November 5, 2015
By Shelley Steeves
MONCTON – With a shortage of some trade workers in New Brunswick, Moncton’s Amy Pidt decided to go back to school at 38 years old to become a machinist.
“I am really excited because there is definitely a shortage of women in the trades. So, I have already talked to a few employers in this field and it’s looking great,” she said.
Originally from Calgary, Pidt says she’s love nothing more than to stay in New Brunswick to work.
“I have been here for six years and I have no intention of leaving.”
Seventeen-year-old Morgan Anderson wants to stay in her home province. She’s says more young women in New Brunswick should consider taking a trade.
“I think they should try it to see what’s out there. There is not just office jobs. There’s not jobs now just for women there’s a little bit of both you can do whatever you want,” she said.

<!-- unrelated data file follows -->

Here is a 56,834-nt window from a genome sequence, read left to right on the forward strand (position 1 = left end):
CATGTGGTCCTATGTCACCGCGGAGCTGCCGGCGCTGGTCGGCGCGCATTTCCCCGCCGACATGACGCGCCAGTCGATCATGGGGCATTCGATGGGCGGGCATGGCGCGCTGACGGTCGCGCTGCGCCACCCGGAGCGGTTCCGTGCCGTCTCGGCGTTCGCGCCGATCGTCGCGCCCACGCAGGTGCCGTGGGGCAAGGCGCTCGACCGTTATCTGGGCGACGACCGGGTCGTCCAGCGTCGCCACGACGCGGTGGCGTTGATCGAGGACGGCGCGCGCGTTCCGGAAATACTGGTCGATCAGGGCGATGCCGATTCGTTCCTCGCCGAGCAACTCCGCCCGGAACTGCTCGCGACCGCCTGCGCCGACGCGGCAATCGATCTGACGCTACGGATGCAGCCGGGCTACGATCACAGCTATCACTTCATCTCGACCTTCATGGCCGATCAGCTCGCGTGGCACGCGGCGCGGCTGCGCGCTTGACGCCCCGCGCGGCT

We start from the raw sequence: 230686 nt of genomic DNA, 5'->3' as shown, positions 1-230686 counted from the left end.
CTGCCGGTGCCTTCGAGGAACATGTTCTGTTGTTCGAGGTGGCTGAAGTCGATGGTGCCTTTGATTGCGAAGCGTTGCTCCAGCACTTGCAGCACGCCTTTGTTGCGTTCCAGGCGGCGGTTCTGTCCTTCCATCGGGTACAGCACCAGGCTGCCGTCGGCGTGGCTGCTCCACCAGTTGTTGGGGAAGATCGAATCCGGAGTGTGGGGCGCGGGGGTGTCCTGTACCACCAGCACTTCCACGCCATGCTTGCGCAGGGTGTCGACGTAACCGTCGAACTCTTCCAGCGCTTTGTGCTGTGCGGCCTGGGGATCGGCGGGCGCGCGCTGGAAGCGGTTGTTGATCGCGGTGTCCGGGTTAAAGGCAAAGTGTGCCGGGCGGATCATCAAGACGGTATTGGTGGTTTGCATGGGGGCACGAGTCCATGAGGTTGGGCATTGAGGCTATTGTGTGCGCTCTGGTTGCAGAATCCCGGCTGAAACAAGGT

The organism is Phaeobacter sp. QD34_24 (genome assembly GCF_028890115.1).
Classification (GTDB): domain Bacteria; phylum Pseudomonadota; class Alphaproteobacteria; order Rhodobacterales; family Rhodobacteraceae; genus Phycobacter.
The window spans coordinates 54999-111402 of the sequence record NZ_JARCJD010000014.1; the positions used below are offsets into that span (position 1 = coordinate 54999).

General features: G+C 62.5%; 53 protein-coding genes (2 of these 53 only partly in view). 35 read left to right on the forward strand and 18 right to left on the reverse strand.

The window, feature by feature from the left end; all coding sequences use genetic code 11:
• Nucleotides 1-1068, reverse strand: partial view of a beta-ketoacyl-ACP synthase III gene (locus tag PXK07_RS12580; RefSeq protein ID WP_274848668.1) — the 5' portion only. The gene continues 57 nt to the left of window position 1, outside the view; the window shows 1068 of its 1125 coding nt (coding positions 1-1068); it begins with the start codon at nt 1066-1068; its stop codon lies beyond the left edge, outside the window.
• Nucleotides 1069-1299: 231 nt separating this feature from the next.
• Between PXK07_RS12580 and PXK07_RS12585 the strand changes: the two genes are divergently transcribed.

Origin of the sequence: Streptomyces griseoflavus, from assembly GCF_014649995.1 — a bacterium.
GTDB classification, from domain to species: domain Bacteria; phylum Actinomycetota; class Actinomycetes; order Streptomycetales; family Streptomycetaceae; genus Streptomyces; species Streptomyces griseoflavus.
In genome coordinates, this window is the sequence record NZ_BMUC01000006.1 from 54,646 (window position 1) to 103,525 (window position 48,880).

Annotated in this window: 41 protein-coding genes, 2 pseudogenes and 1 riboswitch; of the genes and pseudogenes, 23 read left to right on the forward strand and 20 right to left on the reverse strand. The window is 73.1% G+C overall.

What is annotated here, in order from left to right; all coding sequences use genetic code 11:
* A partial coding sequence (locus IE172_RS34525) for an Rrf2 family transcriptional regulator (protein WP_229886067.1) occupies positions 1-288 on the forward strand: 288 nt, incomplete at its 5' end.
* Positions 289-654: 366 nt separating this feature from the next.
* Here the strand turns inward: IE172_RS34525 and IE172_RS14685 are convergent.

“You are seeing more women start to get into the trades, they are more than capable,” says Anderson’s instructor, Scott Steeves.
He says the number of New Brunswick women enrolling in carpentry is slowly growing.
“Usually we have one or two. This year we have had three which is probably the most we’ve had in one class,” he said.
Luc Morin from Skills Canada says recruiting more women to traditionally male dominated trades may be part of the solution to an ongoing shortage of trades workers across the province.
“What is happening now is we need these people to be in the skilled trades because whether it be your house, you car or what you eat, everything is related to the trades and we have nobody to replace those workers, so how are we going to get them?” Morin said.
According to the Canadian Apprenticeship Forum, trade gender stereotypes has been tough to shake. About three per cent of women in Canada enter machine work or carpentry.
Fortunately in New Brunswick, that appears to be changing, according to Keith Eagles who has been teaching machine work at NBCC Moncton for 16 years.
“The last few years the numbers have been really increasing. Last year we had one women here and this year we have two,” he said.
Pidt says she already has leads on several jobs right here in New Brunswick and she believes hiring a woman in a male dominated trades is an advantage for employers.
“We try to match up so we work even harder and we have good attention to detail, so we are pretty awesome,” she said.